Nach erfolgreicher Installation sollte ein Powershell-Fenster aufgehen, indem Sie die Installation mit dem PowerShell Befehl:
get-command –module HyperV
überprüfen können.
Nach der erfolgreichen Installation der PsHyperV Bibliothek laden Sie unser PowerShell Script “HyperV-Backup.ps1” herunter (die aktuelle Version finden Sie am Ende des Artikels). Das ZIP Archive entpacken Sie in einem Verzeichnis z.B. “C:\Tools”. Auch hier sollten Sie das Sysinternal Tool “streams” anwenden, damit Powershell das Script ausführen kann.
Einen ersten Überblick über die Scriptoptionen erhalten Sie, wenn sie das Script nun aus einer Powershell (Achtung Administratoren Rechten erforderlich) mit dem Argument “-?” oder “-help” aufrufen z.B.: “C:\Tools\HyperV-Backup.ps1 –?”. Als Hilfestellung für den Einsatz gebe ich im folgenden einige Beispiele, wie Sie dieses Script benutzen können:
1. lokaler Export eines VMs:
C:\Tools\HyperV-Backup.ps1 –VM W2K8-VM –ExportPath D:\Exports
Schritte die das Script ausführt:
  1. die VM "W2K8-VM” wird heruntergefahren
  2. Sie wird in das Verzeichnis C:\Exports\W2K8-VM exportiert und ein dort gegebenenfalls vorhandener alter Export gelöscht
  3. die VM wird wieder gestartet
2. lokaler Export einer VM mit Kopie auf Sicherungsserver:
C:\Tools\HyperV-Backup.ps1 –VM W2K8-VM –ExportPath
D:\Exports  -RemotePath \\Storage\Sicherung$ –verbose
Schritte die das Script ausführt:
  1. die VM "W2K8-VM” wird heruntergefahren
  2. Sie wird in das Verzeichnis C:\Exports\W2K8-VM exportiert und ein dort gegebenenfalls vorhandener alter Export gelöscht
  3. die VM “W2K8-VM” wird wieder gestartet
  4. Der Export wird in die Netzwerkfreigabe “\\Storage\Hyper-V-Sicherungen$\W2K8-VM” kopiert und ein dort gegebenenfalls vorhandener alter Export gelöscht
  5. Die Export unter “D:\Exports\W2K8-VM” wird gelöscht
Zusätzlich gibt das Script, wegen des Schalters –verbose einige Informationen auf der Konsole aus.
3. remote Export mit Kopie auf Sicherungsserver:
C:\Tools\HyperV-Backup.ps1 –VM Debian1-VM –Server Hyperv5
–ExportPath D:\Exports  -SaveState -RemotePath
\\Storage\Sicherung$ –verbose
Schritte die das Script ausführt:
  1. die VM "Debian1-VM” wird gespeichert (Option –SaveState)
  2. Sie wird in das Verzeichnis D:\Exports\Debian1-VM exportiert und ein dort gegebenenfalls vorhandener alter Export gelöscht
  3. die VM “Debian1-VM” wird wieder aufgeweckt
  4. Der Export wird in die Netzwerkfreigabe “\\Storage\Hyper-V-Sicherungen$\Debian1-VM” kopiert und ein dort gegebenenfalls vorhandener alter Export gelöscht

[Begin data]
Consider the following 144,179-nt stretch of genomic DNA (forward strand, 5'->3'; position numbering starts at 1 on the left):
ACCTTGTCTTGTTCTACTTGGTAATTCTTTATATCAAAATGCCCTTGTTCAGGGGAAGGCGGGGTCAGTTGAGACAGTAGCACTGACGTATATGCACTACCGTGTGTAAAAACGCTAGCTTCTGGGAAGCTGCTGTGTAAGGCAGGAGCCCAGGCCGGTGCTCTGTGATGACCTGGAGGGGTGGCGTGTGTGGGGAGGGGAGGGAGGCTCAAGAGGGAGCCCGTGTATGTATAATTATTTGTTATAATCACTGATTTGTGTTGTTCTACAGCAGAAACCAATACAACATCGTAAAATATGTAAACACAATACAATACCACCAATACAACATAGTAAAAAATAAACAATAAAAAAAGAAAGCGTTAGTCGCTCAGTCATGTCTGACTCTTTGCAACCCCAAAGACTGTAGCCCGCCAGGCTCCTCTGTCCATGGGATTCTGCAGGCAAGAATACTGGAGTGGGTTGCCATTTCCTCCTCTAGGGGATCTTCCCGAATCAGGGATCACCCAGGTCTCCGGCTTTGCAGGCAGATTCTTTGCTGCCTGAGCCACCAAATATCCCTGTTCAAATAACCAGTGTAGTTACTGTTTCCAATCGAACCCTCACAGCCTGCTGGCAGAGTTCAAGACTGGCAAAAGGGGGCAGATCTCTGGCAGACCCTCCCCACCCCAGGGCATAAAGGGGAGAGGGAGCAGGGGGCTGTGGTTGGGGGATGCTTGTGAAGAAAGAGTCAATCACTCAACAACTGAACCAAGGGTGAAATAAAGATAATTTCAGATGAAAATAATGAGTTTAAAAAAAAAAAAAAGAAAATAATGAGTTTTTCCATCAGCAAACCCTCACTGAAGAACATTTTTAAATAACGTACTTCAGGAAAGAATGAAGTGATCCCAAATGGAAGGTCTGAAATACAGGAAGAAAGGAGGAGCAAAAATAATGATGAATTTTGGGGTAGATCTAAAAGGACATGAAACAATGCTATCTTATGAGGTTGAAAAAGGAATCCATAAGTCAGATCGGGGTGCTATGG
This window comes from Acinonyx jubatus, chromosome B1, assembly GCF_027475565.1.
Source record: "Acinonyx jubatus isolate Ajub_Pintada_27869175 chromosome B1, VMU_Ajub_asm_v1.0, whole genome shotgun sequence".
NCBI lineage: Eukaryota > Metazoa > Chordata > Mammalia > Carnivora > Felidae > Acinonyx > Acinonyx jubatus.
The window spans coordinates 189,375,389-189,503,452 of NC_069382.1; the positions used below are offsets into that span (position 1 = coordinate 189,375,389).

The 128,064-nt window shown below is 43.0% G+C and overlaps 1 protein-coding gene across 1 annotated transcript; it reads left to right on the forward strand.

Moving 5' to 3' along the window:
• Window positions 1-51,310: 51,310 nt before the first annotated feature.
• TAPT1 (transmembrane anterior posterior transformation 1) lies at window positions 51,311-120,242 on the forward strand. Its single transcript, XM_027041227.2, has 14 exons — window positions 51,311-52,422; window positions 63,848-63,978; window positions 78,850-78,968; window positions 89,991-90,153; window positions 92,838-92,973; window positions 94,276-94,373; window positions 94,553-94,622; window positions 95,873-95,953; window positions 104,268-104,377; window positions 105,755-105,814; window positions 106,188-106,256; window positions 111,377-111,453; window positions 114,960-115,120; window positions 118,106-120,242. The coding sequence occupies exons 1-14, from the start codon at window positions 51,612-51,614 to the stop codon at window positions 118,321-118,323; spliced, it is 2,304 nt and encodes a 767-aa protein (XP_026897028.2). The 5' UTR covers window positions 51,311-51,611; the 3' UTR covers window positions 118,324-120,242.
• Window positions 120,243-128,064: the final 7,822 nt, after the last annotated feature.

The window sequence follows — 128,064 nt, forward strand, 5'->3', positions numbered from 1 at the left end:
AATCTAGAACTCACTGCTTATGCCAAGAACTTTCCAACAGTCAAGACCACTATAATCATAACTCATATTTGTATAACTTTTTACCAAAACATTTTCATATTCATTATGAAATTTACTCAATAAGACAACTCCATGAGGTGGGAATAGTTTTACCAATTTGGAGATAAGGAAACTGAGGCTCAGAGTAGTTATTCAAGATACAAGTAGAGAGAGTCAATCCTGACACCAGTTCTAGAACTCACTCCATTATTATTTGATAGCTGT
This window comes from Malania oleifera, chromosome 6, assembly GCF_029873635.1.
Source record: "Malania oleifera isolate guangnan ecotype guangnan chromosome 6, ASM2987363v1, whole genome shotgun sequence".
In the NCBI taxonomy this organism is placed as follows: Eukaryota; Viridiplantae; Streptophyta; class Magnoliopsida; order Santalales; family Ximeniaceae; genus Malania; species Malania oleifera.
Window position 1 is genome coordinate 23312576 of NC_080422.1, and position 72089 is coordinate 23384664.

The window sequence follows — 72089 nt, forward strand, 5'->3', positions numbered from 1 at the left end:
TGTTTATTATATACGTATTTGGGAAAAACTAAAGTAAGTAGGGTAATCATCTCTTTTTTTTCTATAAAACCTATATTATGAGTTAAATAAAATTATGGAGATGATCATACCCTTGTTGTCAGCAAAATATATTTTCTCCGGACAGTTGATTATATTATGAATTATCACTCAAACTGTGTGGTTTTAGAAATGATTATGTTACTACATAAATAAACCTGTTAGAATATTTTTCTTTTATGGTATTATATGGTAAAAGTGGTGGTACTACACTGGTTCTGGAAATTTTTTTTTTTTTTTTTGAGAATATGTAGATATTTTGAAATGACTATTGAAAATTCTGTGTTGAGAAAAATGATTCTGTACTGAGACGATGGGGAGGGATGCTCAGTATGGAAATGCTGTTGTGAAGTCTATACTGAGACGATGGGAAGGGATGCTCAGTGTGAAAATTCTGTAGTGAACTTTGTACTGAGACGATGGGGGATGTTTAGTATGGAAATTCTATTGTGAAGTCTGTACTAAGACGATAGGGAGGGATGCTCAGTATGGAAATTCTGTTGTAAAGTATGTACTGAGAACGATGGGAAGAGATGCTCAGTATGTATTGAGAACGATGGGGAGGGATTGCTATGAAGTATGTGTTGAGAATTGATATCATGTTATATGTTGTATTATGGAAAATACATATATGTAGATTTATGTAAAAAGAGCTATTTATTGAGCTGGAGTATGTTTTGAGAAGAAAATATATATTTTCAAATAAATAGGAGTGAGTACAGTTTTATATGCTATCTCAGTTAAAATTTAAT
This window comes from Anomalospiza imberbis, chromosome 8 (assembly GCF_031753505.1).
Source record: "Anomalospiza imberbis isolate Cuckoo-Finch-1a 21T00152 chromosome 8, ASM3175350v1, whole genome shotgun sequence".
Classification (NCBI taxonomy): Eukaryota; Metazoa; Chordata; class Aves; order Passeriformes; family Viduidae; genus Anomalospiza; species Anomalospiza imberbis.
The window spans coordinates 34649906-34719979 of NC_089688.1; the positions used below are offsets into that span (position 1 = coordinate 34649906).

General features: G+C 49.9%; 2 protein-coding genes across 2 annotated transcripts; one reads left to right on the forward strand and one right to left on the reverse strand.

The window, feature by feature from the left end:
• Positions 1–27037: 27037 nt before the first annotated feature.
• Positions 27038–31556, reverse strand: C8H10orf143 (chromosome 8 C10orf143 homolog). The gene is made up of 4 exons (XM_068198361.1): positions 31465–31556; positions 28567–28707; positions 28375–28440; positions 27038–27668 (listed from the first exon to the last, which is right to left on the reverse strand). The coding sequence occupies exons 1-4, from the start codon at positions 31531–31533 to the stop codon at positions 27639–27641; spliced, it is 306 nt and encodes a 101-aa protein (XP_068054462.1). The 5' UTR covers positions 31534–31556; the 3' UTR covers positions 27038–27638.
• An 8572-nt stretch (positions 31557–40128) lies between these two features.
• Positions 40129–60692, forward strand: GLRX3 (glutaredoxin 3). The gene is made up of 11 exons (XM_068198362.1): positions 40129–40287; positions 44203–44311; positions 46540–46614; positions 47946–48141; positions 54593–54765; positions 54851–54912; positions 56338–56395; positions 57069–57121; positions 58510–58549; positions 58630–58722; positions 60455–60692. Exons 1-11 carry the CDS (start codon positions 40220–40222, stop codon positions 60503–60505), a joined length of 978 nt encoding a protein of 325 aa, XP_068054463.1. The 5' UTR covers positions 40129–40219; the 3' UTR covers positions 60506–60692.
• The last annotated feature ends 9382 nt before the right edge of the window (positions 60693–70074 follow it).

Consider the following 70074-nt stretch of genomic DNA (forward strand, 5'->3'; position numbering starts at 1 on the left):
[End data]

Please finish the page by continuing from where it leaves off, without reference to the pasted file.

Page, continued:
5. Die Export unter “D:\Exports\W2K8-VM” wird gelöscht
Zusätzlich gibt das Script wegen des Schalters –verbose einige Informationen auf der Konsole aus.
Nun sollte es ein leichtes sein, mit Hilfe der Windows Aufgabenplanung lokale und auch remote HyperV VMs zu exportieren.

Freitag, 26. November 2010

Step-by-Step Guide to Fine-Grained Passwords in Windows Server 2008

This step-by-step guide provides instructions for configuring, applying and editing fine-grained password and account lockout policies for different sets of users in Windows Server 2008.

In Microsoft Windows 2000 and Windows Server 2003 Active Directory domains, you could apply only one password and account lockout policy, which is specified in the domain's Default Domain Policy, to all users in the domain. As a result, if you wanted different password and account lockout settings for different sets of users, you had to either create a password filter or deploy multiple domains.

Fine-Grained Passwords in Windows Server 2008

In Windows Server 2008, you can use fine-grained password policies to specify multiple password policies and apply different password restrictions and account lockout policies to different sets of users within a single domain. For example, to increase the security of privileged accounts, you can apply stricter settings to the privileged accounts and then apply less strict settings to the accounts of other users.
Another valid application for using fine-grained password policies, are situations where legacy applications or other data sources require password synchronization.  These situations may require us to relax certain aspects of password complexity or length.